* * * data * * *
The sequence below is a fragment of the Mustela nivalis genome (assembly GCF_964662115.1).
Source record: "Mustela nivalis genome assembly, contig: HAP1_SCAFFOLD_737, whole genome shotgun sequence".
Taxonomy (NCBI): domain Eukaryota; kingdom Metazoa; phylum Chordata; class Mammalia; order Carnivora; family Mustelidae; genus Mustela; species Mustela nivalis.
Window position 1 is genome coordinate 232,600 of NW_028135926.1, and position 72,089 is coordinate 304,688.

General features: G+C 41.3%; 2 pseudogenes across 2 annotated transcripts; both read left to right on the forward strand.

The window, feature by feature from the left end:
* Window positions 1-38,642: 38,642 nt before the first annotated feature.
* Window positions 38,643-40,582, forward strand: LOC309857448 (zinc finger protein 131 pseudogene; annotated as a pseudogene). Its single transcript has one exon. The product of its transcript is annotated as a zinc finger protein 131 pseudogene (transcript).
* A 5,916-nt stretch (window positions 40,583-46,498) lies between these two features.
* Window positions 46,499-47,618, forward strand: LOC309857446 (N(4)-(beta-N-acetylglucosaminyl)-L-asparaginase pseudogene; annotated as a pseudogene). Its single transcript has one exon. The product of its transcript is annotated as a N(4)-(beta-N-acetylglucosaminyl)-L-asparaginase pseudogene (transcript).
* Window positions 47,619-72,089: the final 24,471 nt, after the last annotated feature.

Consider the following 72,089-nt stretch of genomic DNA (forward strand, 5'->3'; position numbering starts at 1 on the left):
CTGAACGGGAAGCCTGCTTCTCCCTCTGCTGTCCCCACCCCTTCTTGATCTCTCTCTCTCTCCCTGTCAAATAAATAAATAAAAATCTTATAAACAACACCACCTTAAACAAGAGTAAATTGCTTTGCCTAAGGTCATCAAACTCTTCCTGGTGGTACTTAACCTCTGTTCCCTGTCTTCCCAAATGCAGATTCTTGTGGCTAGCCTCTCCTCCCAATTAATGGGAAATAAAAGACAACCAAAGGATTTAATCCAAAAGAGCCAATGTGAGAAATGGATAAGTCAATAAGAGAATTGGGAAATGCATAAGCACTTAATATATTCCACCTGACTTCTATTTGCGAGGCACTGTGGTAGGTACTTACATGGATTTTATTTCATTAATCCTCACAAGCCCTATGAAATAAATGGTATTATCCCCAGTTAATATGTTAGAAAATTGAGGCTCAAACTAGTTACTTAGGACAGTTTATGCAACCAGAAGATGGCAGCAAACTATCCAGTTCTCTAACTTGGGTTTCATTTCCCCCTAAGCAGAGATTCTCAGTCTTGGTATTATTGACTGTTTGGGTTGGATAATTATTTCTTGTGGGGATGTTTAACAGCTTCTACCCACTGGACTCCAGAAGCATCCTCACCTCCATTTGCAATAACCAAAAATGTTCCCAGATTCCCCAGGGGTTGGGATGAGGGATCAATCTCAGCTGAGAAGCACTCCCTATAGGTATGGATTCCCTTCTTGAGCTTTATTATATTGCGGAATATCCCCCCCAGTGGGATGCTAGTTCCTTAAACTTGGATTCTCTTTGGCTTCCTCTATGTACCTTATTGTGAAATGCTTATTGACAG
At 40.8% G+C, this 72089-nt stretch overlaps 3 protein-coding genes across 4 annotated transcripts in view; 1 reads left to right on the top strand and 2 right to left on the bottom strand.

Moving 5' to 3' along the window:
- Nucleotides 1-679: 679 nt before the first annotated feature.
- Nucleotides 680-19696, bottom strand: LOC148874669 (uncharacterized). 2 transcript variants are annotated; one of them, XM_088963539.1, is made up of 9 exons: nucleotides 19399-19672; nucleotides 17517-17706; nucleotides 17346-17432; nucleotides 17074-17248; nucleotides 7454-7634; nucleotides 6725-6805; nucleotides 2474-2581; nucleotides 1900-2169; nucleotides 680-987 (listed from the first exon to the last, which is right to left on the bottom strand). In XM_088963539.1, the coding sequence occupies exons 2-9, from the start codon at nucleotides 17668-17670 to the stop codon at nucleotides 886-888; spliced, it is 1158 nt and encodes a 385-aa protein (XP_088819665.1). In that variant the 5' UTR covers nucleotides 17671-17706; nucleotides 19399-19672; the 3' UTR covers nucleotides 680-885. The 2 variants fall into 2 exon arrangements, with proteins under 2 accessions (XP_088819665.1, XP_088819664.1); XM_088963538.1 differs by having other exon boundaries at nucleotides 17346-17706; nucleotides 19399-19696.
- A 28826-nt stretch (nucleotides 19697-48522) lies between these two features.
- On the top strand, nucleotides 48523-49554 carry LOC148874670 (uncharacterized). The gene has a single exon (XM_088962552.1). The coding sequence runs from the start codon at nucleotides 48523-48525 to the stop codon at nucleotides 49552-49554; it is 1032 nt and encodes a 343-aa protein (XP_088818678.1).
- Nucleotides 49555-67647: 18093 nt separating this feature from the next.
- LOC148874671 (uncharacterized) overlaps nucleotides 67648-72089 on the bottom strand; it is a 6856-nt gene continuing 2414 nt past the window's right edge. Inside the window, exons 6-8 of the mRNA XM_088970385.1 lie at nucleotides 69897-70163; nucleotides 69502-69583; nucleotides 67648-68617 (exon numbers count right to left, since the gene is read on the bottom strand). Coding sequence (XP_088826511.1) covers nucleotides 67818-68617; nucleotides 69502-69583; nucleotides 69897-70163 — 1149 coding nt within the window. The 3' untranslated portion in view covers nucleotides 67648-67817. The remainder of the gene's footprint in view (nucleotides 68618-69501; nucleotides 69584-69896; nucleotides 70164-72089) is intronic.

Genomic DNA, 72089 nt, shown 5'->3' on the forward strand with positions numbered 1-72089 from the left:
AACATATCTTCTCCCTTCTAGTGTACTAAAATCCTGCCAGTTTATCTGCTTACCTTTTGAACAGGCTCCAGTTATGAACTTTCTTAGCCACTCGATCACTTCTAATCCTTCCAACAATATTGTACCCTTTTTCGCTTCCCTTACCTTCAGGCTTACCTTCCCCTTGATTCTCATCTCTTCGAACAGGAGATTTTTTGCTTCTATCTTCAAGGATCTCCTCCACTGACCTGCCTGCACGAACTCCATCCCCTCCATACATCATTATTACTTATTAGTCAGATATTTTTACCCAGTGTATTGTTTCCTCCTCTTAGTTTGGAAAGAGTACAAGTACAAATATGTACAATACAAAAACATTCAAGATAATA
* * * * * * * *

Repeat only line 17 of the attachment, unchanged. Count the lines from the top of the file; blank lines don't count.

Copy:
- Nucleotides 680-19696, bottom strand: LOC148874669 (uncharacterized). 2 transcript variants are annotated; one of them, XM_088963539.1, is made up of 9 exons: nucleotides 19399-19672; nucleotides 17517-17706; nucleotides 17346-17432; nucleotides 17074-17248; nucleotides 7454-7634; nucleotides 6725-6805; nucleotides 2474-2581; nucleotides 1900-2169; nucleotides 680-987 (listed from the first exon to the last, which is right to left on the bottom strand). In XM_088963539.1, the coding sequence occupies exons 2-9, from the start codon at nucleotides 17668-17670 to the stop codon at nucleotides 886-888; spliced, it is 1158 nt and encodes a 385-aa protein (XP_088819665.1). In that variant the 5' UTR covers nucleotides 17671-17706; nucleotides 19399-19672; the 3' UTR covers nucleotides 680-885. The 2 variants fall into 2 exon arrangements, with proteins under 2 accessions (XP_088819665.1, XP_088819664.1); XM_088963538.1 differs by having other exon boundaries at nucleotides 17346-17706; nucleotides 19399-19696.